But the newspaper ad had been alluring: "Two girls wanted to star alongside Cameron Diaz and Kate Winslet". It continued to say that casting director Gaby Kester was looking for two girls aged between four and seven to star in a feature film called Holiday. A quick internet search revealed that Gaby had also worked on Nanny McPhee and Bridget Jones, and that Holiday would start filming in the US and Britain next year. It seemed too good a chance to miss.
Two days later I have my reporter's hat on and my seven-year-old daughter Artemis has been bribed. After her initial enthusiasm (she spent the Friday night writing her Oscar acceptance speech), by Saturday she is close to tears. Feeling like some kind of ghastly procuress, I explain that "the show must go on".
We expect the open casting to attract hundreds of hopefuls. I envisage a queue of wide-eyed Dakota Fannings stretching around the block and providing an ample buffer zone between Artemis and an actual audition. But when we arrive at 10am there is no queue; just a room of 50 parents and their children.
The woman ahead of us is a young mum from Luton who has brought the two oldest of her three little girls; she explains that the youngest had already started photographic modelling, but at three-and-a-half was too young to audition. Behind me a middle-class mum joins the queue: she says that, at six, her son appeared in Medea as one of Fiona Shaw's murdered children (no permanent psychological damage, apparently) and now pops up in The Bill occasionally. He is only 10, but likes to tell his siblings that "there's nothing like the theatre".
Operating undercover (the casting director has already ejected a journalist from the Daily Mail) I make a few discreet enquiries about why we have all given up our Saturdays. Oddly, perhaps, we all seem to be amateurs. No one, apart from Medea mum, will admit to ever having done anything similar, although a few of the girls are signed up to photo agencies. "It's a laugh, innit?" and "It's a day out, innit?" are common responses.
Sociologically, we are a mixed bag. I chat to a Russian émigré who has been tipped off by a friend in the film business, and watch open-mouthed as a tweenie Lolita makes her entrance in high-heeled boots, tiny ra-ra skirt, midriff-baring top and Gran Canarian tan. Her mother is built along Jordan-esque lines, something I try very hard not to pass bitchy judgement upon.
Half an hour into the wait and, alarmingly, I find that being a stage mother seems to have come naturally to me: I am casting a cold and fishy eye on the other (far inferior) little girls and telling my daughter to give some welly to her rehearsal. But the real tipping point for us comes at midday when Artemis decides to give up the seats we'd booked at the circus that afternoon in favour of doing her audition. From that moment, I cease to be a journalist and become a fully signed-up pushy mum - vicarious nerves, churning stomach and all. I assure myself that if genes mean anything, Artemis can count on the ones inherited from her great-grandmother, a talented stage actress; and while acting is insecure, it is also very cool. After all, that's what really matters. But, statistically, what are the odds of producing a well-adjusted Daniel Radcliffe instead of a messed-up Drew Barrymore? Children need an established sense of their own intrinsic worth before strangers start to value them for the non-essential stuff (like acting talent and a flawless complexion).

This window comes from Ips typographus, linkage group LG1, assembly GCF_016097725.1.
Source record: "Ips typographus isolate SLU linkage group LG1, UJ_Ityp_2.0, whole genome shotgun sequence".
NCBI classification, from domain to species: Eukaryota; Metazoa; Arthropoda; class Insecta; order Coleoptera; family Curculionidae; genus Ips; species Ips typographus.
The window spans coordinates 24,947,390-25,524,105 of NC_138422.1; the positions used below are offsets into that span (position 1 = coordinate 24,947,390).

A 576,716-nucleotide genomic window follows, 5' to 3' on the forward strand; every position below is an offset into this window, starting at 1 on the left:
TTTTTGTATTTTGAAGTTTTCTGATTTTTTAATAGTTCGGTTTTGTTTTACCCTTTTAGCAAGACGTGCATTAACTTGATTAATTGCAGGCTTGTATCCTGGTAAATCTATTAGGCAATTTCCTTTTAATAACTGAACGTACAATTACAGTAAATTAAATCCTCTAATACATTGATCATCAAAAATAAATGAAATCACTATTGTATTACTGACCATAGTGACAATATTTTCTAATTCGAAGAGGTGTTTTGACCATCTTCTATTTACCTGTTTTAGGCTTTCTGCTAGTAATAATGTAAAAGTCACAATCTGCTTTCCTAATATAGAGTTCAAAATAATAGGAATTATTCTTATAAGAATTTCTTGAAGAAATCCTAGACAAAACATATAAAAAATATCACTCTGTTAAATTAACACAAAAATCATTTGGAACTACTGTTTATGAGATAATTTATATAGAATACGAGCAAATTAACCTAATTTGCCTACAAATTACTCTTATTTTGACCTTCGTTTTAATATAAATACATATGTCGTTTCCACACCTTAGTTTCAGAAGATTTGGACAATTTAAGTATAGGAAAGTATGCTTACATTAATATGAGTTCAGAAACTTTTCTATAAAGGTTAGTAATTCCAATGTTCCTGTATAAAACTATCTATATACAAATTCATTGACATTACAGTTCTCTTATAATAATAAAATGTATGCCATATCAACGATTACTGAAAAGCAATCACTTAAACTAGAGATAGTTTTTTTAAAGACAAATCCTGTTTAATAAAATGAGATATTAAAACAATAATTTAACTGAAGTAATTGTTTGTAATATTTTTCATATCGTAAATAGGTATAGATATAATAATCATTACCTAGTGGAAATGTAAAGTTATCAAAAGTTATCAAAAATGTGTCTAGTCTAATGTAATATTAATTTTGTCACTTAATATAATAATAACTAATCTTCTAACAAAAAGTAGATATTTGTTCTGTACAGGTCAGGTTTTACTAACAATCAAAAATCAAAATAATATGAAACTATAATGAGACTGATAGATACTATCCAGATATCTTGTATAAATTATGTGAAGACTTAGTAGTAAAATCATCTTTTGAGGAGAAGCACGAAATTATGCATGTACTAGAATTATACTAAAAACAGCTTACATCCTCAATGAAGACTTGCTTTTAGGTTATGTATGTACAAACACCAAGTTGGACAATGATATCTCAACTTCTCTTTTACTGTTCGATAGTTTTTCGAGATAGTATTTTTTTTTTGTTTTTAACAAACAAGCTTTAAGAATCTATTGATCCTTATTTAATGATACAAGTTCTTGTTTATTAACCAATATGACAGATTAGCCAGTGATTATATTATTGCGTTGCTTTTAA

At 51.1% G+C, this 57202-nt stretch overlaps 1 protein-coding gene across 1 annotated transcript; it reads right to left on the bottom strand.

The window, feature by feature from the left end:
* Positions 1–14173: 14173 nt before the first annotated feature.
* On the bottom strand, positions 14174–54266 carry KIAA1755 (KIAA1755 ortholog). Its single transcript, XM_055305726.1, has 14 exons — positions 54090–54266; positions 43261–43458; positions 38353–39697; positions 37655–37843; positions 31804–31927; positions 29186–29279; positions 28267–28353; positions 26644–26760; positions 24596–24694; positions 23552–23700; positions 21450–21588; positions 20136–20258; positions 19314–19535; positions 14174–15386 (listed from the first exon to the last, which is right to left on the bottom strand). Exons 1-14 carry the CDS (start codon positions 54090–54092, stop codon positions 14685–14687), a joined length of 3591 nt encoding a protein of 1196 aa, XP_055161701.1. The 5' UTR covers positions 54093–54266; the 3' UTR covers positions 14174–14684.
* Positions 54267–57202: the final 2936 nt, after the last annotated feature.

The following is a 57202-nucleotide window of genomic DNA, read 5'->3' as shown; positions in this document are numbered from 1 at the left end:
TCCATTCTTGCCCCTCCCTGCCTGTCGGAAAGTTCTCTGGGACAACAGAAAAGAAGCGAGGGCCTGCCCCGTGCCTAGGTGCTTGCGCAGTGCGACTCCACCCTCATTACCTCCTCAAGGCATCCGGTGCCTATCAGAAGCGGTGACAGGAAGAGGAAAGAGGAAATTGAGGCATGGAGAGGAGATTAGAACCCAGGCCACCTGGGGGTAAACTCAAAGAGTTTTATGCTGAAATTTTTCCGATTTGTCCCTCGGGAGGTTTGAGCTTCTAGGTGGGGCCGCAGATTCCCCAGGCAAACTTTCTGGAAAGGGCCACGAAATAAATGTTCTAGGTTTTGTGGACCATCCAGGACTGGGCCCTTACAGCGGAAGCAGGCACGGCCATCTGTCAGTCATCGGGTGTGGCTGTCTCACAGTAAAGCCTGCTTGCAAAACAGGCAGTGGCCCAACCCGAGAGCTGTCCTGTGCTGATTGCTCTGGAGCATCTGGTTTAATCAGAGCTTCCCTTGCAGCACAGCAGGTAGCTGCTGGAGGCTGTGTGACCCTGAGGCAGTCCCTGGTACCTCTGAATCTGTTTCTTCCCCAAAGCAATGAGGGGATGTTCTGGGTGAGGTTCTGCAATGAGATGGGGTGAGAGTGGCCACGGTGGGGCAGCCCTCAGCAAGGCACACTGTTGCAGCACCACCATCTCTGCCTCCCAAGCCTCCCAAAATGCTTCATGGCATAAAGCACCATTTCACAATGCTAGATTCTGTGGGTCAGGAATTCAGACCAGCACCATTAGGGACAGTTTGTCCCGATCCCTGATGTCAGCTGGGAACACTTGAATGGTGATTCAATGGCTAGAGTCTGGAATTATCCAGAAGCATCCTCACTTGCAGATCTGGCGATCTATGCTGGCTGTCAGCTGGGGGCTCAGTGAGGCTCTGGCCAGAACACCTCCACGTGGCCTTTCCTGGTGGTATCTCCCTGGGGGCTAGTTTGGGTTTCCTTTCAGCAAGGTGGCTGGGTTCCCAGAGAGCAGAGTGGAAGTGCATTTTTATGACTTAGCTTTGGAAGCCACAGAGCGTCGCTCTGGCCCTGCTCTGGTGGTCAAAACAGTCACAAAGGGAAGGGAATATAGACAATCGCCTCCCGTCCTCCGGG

No one I speak to seems to have thought through what would happen if their child is picked - although in the loo I find myself chatting to a woman who has just started a cancer charity and hopes that having a star for a daughter will boost her contacts book. "Who knows what they're after?" she says brightly. "Perhaps they're not looking for a pretty child!"
Stage mothers get an appalling press. According to "performance confidence expert" Andrew Evans, who appears on the Beeb's Blast website for aspiring stars, "The problem with young performers is they often have 'stage mothers' who dominate them, who stop them from growing up properly, and who ignore their husbands and the rest of their children in a desire to bask in the reflected celebrity of their offspring." Spirits, however, in Le Meridien's Coca-Cola-fuelled camp for tiny wannabes are high - there are now more than 200 girls waiting to audition. If I'd been expecting evidence of tap-dancing, elocution and other behaviour associated with maternal ambition, I would have been disappointed.
Artemis is up next, and skips off without a backward glance. Mums aren't allowed into the inner sanctum, so I have no idea how she does, except that she is in there for what seems like hours, they tell her she is brilliant, and she does a screen test. Afterwards, we feel a bit flat. I suspect that my daughter - as beautiful and as clever as she is - is not quite peculiar enough to be an actress. But I'm as starstruck as the next poor sucker. If the call comes, we'll be there.
- More about:
- Newspapers And Magazines